• Jouni Valkonen

            you cannot just shut down the baseload power during the sunny day and it takes few decades to replace old baseload power with load following baseload. I first estimated that the 40 GW was the limit, but later edited it to 50GW, because it is achievable if peak solar is curtailed by facing panels into East and West.

          • JamesWimberley

            You should correct your figures for effective capacity. You will never get a 100% cloudless day over Germany. I think it’s reasonable to use the July record as a realistic peak of about 66% nameplate capacity.
            Why do you think it costs a lot to provide 10GW transmission for excess solar power? It’ s simply using the grid in reverse. You now have >80GW transmission capacity for energy flowing into homes and factories on the proverbial rainy November evenings. Do transformers have one-way valves?

          • Jouni Valkonen

            I am aware that when I say 50 GW, then actual peak production is only 30 GW. This is obvious and self-evident. Also you must be aware, that peak power is irrelevant. You need to always look monthly median power. I.e. what is most expected daily peak production.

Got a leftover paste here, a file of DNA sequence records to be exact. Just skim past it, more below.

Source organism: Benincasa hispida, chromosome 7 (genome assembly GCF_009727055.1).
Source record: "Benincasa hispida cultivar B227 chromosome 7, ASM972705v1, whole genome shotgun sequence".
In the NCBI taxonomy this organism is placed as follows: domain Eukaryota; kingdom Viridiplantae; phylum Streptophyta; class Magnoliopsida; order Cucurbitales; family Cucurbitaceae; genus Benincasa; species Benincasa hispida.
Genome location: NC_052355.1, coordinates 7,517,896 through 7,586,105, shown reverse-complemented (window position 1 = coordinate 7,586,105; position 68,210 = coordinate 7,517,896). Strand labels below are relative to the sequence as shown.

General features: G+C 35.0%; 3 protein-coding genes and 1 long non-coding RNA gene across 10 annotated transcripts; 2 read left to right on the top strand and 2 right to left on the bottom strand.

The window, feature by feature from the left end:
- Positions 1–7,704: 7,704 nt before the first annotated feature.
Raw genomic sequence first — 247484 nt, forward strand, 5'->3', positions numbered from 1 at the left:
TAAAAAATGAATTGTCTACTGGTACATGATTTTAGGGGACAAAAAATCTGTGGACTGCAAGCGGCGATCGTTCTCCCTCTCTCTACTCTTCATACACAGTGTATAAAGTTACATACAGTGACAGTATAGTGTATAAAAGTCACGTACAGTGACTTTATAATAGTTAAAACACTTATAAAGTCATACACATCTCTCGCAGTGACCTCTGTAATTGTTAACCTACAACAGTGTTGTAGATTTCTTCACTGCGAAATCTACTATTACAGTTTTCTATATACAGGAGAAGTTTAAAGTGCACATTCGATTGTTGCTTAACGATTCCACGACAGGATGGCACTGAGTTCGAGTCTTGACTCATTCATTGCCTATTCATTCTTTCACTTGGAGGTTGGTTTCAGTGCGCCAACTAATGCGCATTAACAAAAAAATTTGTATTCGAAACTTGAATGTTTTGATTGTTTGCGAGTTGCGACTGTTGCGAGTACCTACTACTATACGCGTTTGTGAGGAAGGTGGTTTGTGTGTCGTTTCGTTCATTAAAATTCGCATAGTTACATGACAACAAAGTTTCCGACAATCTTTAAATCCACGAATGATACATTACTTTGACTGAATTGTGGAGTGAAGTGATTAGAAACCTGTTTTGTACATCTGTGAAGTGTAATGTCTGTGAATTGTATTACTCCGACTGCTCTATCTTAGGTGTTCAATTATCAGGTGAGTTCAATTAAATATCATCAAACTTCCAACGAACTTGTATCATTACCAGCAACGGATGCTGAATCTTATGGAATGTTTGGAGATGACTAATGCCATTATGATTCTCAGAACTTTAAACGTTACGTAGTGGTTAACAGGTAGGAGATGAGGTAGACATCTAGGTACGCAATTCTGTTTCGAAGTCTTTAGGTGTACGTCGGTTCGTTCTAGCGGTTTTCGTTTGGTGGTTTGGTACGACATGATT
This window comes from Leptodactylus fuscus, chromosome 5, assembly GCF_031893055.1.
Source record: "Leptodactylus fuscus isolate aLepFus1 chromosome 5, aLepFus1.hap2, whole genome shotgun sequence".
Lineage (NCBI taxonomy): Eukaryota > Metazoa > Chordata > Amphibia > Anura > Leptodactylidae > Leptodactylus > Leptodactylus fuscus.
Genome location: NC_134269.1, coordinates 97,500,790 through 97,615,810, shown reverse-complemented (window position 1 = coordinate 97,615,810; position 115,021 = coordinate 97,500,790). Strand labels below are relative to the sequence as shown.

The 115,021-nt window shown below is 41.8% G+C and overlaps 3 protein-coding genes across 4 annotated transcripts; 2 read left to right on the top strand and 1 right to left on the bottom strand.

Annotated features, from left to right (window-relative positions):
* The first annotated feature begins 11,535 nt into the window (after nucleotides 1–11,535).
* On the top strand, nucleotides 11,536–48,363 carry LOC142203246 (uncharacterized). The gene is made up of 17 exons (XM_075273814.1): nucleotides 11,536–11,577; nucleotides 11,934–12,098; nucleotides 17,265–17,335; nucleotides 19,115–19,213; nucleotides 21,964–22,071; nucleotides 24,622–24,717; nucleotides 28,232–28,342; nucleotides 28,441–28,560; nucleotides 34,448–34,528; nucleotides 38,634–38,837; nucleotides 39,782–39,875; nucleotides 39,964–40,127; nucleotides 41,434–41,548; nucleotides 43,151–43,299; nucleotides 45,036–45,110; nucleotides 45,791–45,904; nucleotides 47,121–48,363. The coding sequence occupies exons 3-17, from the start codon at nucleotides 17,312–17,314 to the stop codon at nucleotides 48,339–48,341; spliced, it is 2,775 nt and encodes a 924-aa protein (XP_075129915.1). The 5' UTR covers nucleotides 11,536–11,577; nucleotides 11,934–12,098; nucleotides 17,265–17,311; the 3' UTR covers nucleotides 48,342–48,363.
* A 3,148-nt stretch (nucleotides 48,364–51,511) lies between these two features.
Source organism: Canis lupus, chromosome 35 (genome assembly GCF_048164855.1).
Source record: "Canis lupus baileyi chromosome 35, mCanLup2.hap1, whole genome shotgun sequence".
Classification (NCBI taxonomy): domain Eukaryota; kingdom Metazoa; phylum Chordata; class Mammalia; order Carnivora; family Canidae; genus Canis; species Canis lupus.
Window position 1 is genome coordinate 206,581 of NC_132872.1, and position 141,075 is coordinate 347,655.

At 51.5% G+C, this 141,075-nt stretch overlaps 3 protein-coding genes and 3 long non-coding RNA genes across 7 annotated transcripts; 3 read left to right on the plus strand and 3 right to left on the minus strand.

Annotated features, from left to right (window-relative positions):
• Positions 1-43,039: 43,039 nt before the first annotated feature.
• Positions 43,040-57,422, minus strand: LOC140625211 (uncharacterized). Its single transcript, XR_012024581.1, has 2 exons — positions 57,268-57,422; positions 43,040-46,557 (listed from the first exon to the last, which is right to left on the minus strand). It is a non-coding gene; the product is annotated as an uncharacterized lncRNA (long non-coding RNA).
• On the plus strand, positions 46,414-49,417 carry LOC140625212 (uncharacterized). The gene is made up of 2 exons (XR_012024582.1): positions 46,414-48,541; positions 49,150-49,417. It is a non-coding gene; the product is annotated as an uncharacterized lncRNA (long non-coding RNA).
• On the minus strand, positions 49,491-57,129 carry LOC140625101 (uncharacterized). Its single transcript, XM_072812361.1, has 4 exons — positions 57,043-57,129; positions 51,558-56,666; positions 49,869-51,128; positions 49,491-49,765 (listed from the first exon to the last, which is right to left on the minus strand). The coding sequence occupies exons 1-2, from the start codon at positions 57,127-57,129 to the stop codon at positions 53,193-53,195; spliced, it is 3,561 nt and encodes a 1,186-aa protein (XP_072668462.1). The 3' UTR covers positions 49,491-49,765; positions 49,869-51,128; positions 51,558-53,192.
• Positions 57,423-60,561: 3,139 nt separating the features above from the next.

The point is that is more profitable to curtail top 10 GW from solar output than to expand grid as such that it can export this extra 10 GW into Poland, because it is not needed on Germany. Imagine also that in addition to solar, there might be 20 GW wind in the grid in addition to brown coal and nuclear that cannot do the load following.

          • mds

            Pointless argument. Low-cost storage is doable and is coming.

  • JamesWimberley

    The WEC is a broad umbrella, covering both renewable sheep and fossil wolves. These forecasts are therefore mainstream and politically acceptable to both factions. They do not predict an absolute decline in fossil fuel use; it’s just that renewables will take up the increase, so everybody’s happy.